Typhoid vaccine

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Typhoid vaccine
Vaccine description
Target disease Typhoid
Type ?
Clinical data
AHFS/Drugs.com Monograph
MedlinePlus a607028
ATC code
  • none
 NYesY (what is this?)  (verify)

Typhoid vaccines are vaccines that prevent typhoid fever.[1] There are two types that are widely available: Ty21a (a live vaccine given by mouth) and Vi capsular polysaccharide vaccine (an injectable subunit vaccine).[1] They are about 30 to 70% effective for during the first two years depending on the specific vaccine in question.[2]

The World Health Organization (WHO) recommends vaccinating all children in areas where the disease is common. Otherwise they recommend vaccinating those at high risk. Vaccination campaigns can also be used to control outbreaks of disease. Depending on the situation additional doses are recommended every one to seven years.[1] In the United States the vaccine is only recommended in those at high risk such as travellers to areas of the world where the disease is common.[3]

The current vaccines are very safe. Minor side effects may occur at the site of injection. The injectable vaccine is safe in HIV/AIDS and the oral vaccine can be used as long as symptoms are not present. Safety of the oral vaccine during pregnancy is unclear.[1]

The first typhoid vaccines were developed in 1896 by Almroth Edward Wright, Richard Pfeiffer, and Wilhelm Kolle.[4] Due to side-effects newer formulations are currently recommended.[1] Typhoid vaccines are on the World Health Organization's List of Essential Medicines, the most effective and safe medicines needed in a health system.[5] The wholesale cost in the developing world is about 4.44 USD per dose as of 2014.[6] In the United States they cost 25 to 50 USD.[7]

Medical uses[edit]

Ty21a and Vi capsular polysaccharide vaccine are effective in reducing typhoid fever with low rates of adverse effects.[2] Newer vaccines such as Vi-rEPA seem promising.[2]

The oral Ty21a vaccine prevented one-third to one-half of typhoid cases in the first two years after vaccination, but had no benefit in the third year.[2] The injectable Vi polysaccharide vaccine prevented about two-thirds of typhoid cases in the first year and had a cumulative efficacy of 55% by the third year. Neither vaccine is effective in children under 5 years old.[8] Vi-rEPA vaccine, a new conjugate form of the injectable Vi vaccine, may be more effective and prevents the disease in many children under the age of 5 years.[9] In a trial in 2-to-5-year-old children in Vietnam, the vaccine had more than 90 percent efficacy in the first year and protection lasted at least 4 years.[10]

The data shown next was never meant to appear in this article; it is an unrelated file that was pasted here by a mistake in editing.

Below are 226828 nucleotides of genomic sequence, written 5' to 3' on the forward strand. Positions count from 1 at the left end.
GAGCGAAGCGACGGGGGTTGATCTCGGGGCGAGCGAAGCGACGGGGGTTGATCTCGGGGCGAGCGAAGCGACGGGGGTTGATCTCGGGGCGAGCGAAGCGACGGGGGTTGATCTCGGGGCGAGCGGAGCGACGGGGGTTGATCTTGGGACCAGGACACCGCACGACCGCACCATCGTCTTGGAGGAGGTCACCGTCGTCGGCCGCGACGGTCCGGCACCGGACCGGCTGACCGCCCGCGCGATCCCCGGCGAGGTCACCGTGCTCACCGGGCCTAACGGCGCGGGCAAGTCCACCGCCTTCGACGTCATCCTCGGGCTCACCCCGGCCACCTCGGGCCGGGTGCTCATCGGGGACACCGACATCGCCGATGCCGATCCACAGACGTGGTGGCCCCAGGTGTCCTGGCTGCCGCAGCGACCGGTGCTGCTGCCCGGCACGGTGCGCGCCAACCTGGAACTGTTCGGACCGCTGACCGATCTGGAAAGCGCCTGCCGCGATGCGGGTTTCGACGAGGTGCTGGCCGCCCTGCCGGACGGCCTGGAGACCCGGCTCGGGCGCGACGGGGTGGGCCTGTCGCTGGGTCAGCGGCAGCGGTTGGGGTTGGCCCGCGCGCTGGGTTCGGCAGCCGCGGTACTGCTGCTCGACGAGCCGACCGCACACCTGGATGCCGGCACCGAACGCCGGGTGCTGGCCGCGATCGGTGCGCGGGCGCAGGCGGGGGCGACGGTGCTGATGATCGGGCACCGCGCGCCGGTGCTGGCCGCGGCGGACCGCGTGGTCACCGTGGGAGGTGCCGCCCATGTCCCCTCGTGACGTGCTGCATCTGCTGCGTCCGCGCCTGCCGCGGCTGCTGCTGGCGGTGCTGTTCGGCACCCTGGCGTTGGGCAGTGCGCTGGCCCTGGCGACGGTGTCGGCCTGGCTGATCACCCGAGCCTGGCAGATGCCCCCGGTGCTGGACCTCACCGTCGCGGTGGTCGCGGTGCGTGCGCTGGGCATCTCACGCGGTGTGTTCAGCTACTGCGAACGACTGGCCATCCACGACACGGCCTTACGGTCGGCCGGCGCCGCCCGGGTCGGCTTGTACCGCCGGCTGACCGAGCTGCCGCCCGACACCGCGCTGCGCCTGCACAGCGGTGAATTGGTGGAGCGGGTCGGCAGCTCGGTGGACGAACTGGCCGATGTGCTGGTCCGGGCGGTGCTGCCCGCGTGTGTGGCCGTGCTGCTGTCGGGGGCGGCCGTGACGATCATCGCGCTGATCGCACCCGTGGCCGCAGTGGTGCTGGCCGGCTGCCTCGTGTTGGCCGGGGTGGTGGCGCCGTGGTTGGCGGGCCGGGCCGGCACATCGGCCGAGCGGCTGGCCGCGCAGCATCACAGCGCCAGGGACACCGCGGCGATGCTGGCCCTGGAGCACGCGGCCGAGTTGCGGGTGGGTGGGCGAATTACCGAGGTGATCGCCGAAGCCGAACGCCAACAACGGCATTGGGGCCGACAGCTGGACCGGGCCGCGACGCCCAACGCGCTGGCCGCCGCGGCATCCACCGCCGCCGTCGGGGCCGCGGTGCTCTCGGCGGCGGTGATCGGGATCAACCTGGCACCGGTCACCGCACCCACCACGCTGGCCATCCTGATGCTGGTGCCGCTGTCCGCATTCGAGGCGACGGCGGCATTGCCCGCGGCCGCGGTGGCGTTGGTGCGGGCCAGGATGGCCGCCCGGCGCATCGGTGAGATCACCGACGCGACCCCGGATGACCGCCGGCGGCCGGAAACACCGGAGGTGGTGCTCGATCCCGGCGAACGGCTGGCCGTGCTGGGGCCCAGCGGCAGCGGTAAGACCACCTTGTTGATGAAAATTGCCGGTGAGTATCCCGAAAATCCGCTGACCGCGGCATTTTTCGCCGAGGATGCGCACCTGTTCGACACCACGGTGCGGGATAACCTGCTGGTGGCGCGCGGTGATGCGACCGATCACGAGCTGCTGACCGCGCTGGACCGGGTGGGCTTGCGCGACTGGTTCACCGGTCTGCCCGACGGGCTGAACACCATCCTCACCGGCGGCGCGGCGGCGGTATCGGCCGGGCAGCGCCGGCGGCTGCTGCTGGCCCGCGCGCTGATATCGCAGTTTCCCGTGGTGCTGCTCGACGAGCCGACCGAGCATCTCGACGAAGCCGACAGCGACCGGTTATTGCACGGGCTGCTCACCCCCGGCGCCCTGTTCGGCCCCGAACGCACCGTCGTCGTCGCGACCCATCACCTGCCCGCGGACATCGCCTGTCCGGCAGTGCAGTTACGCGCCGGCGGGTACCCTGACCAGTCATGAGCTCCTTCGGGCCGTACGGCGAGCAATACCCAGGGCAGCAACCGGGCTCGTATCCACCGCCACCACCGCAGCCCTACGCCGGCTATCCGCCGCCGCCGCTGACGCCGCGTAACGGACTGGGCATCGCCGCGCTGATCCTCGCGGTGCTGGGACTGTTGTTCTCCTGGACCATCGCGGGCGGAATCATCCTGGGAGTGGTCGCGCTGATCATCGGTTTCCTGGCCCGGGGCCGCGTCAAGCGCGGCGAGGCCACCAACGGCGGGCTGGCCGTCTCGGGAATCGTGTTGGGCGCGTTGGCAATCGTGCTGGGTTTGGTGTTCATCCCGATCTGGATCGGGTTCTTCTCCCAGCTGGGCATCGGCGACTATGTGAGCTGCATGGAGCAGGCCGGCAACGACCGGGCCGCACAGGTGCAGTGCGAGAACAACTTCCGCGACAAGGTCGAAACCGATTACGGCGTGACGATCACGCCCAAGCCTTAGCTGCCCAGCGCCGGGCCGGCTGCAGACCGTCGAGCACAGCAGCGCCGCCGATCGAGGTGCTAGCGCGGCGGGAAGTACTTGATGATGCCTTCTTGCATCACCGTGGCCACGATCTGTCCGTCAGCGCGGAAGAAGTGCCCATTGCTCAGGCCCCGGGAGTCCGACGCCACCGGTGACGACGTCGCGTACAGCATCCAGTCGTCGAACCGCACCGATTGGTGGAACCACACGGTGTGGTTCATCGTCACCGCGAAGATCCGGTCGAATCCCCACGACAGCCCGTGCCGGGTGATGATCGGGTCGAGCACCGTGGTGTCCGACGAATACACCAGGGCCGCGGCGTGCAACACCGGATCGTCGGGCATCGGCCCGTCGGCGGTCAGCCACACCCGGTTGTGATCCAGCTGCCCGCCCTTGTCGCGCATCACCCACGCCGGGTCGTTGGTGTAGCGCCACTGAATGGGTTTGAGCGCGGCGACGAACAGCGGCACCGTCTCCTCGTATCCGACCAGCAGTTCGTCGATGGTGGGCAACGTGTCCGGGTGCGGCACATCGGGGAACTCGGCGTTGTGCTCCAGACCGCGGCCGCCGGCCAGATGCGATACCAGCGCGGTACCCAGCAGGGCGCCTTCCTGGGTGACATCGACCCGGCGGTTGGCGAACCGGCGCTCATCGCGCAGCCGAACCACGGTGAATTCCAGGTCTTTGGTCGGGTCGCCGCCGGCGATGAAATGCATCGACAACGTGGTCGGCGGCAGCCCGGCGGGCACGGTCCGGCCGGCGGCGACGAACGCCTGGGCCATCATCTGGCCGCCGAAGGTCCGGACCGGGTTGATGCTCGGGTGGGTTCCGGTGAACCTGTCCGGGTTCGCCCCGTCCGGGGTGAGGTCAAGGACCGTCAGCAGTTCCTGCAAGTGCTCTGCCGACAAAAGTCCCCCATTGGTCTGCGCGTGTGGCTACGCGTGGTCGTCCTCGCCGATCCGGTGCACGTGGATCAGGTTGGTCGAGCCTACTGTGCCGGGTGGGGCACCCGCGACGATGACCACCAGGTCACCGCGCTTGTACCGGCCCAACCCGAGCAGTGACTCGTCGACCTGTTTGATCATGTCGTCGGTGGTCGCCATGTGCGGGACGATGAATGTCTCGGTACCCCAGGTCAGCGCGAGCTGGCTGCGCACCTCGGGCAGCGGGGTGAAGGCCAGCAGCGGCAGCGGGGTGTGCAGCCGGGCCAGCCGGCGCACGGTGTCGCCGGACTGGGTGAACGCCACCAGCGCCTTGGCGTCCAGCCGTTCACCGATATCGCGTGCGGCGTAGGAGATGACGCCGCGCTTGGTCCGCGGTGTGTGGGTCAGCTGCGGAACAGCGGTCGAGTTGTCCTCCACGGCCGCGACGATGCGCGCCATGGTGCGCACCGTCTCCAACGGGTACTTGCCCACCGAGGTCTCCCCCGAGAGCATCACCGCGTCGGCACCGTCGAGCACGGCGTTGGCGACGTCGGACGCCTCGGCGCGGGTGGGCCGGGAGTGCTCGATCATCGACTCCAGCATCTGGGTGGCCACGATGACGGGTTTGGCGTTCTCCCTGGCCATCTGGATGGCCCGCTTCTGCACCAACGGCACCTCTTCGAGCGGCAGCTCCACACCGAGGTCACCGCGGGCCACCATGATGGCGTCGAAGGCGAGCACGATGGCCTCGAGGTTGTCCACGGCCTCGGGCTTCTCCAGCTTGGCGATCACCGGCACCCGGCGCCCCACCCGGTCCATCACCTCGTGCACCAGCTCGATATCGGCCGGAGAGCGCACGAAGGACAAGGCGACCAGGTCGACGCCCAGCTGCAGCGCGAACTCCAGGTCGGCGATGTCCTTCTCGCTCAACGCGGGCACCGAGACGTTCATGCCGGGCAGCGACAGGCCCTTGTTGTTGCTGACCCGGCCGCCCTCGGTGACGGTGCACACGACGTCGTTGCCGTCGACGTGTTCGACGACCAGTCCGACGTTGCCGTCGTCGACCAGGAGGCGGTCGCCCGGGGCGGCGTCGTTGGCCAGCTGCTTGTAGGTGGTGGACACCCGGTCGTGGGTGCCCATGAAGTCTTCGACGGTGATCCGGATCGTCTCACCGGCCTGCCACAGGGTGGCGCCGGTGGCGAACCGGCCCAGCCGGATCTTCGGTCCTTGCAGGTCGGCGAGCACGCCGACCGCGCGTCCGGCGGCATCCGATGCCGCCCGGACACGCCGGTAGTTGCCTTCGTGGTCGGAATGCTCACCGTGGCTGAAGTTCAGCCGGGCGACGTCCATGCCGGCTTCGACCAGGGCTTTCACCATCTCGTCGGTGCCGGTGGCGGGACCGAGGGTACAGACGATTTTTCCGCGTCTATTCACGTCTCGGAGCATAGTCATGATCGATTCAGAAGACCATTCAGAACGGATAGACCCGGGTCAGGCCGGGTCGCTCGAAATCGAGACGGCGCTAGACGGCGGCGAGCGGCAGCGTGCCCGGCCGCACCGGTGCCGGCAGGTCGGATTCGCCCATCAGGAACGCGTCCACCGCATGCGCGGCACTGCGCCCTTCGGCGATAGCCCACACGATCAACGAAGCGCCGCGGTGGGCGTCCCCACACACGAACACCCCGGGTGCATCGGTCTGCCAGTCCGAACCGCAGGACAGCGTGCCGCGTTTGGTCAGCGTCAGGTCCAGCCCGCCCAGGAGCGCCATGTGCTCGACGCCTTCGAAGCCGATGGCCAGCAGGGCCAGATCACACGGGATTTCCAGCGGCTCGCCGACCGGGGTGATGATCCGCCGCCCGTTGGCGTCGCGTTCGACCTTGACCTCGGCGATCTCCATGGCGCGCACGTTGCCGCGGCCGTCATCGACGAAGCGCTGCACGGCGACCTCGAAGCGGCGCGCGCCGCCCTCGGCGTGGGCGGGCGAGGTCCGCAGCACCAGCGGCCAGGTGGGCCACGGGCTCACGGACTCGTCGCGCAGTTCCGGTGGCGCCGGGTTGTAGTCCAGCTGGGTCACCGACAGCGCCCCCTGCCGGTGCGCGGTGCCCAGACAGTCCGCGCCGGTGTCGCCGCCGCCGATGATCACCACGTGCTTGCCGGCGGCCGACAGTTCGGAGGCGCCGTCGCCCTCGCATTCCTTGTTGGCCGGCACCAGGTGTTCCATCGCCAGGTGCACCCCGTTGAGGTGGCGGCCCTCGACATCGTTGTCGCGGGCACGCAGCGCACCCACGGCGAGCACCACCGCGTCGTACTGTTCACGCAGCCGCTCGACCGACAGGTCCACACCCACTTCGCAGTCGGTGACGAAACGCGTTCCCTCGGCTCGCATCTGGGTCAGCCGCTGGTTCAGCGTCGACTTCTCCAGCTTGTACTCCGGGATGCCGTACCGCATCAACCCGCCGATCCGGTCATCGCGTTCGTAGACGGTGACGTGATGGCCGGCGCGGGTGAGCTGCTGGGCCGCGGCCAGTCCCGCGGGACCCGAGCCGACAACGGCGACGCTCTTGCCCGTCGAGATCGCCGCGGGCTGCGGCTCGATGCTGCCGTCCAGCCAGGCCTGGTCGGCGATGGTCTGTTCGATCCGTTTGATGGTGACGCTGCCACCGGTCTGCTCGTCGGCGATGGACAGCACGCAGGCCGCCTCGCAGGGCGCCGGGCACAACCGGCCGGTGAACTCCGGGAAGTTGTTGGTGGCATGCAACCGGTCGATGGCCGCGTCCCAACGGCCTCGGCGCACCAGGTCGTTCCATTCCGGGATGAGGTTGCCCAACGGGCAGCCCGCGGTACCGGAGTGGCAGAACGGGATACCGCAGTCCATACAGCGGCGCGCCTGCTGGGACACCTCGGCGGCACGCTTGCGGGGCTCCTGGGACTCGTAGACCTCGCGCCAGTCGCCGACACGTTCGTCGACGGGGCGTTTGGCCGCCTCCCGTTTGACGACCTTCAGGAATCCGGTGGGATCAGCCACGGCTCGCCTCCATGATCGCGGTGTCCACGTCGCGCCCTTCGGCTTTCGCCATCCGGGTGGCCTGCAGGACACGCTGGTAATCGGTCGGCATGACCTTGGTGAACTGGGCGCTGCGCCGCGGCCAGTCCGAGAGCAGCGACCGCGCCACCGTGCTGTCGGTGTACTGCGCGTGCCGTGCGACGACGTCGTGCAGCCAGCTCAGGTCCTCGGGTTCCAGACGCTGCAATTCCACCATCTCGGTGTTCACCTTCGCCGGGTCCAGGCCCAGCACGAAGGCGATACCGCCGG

Depending on the formulation it can be given starting at the age of two or five years old. Three or four doses are then given, with a dose every two days. Different authorities recommend additionally doses every one to seven years.[1]

Ty21a can be used from age two years and older.[1] Boosters are recommended every two years in the United States.[11] The Vi capsular polysaccharide vaccine is licensed for use from age two years and older, and boosters are recommended every five years.[12]


  • Vi polysaccharide vaccine: Typhim Vi (Sanofi Pasteur); Typherix (GSK)[12]
  • Combined hepatitis A/Vi polysaccharide vaccine: ViATIM (Sanofi Pasteur); Hepatyrix (GSK)[12]
  • Ty21a oral vaccine: Vivotif (PaxVax)[12]
  • Activated whole cell vaccine remains available in some parts of the developing world as of 2008.[1]


  1. ^ a b c d e f g h "Typhoid vaccines: WHO position paper." (PDF). Releve epidemiologique hebdomadaire / Section d'hygiene du Secretariat de la Societe des Nations = Weekly epidemiological record / Health Section of the Secretariat of the League of Nations. 83 (6): 49–59. 8 February 2008. PMID 18260212. 
  2. ^ a b c d Anwar, E; Goldberg, E; Fraser, A; Acosta, CJ; Paul, M; Leibovici, L (2 January 2014). "Vaccines for preventing typhoid fever.". The Cochrane database of systematic reviews. 1: CD001261. doi:10.1002/14651858.CD001261.pub3. PMID 24385413. 
  3. ^ "Typhoid VIS". CDC. 2012-05-29. Retrieved 15 December 2015. 
  4. ^ Flower, Darren R. (2008). Bioinformatics for Vaccinology. Chichester: John Wiley & Sons. pp. 40–41. ISBN 9780470699829. 
  5. ^ "WHO Model List of Essential Medicines (19th List)" (PDF). World Health Organization. April 2015. Retrieved 8 December 2016. 
  6. ^ "Vaccine, Typhoid". International Drug Price Indicator Guide. Retrieved 6 December 2015. 
  7. ^ Hamilton, Richart (2015). Tarascon Pocket Pharmacopoeia 2015 Deluxe Lab-Coat Edition. Jones & Bartlett Learning. p. 317. ISBN 9781284057560. 
  8. ^ Szu, SC (November 2013). "Development of Vi conjugate - a new generation of typhoid vaccine.". Expert review of vaccines. 12 (11): 1273–86. doi:10.1586/14760584.2013.845529. PMID 24156285. 
  9. ^ Lin, FY; Ho, VA; Khiem, HB; Trach, DD; Bay, PV; Thanh, TC; Kossaczka, Z; Bryla, DA; Shiloach, J; Robbins, JB; Schneerson, R; Szu, SC (26 April 2001). "The efficacy of a Salmonella typhi Vi conjugate vaccine in two-to-five-year-old children.". The New England Journal of Medicine. 344 (17): 1263–9. doi:10.1056/nejm200104263441701. PMID 11320385. 
  10. ^ Szu, SC (November 2013). "Development of Vi conjugate - a new generation of typhoid vaccine.". Expert review of vaccines. 12 (11): 1273–86. doi:10.1586/14760584.2013.845529. PMID 24156285. 
  11. ^ http://www.cdc.gov/vaccines/hcp/vis/vis-statements/typhoid.html
  12. ^ a b c d Helfand, Carley. PaxVax joins the marketed vaccines club with Crucell typhoid buy. FierceVaccines.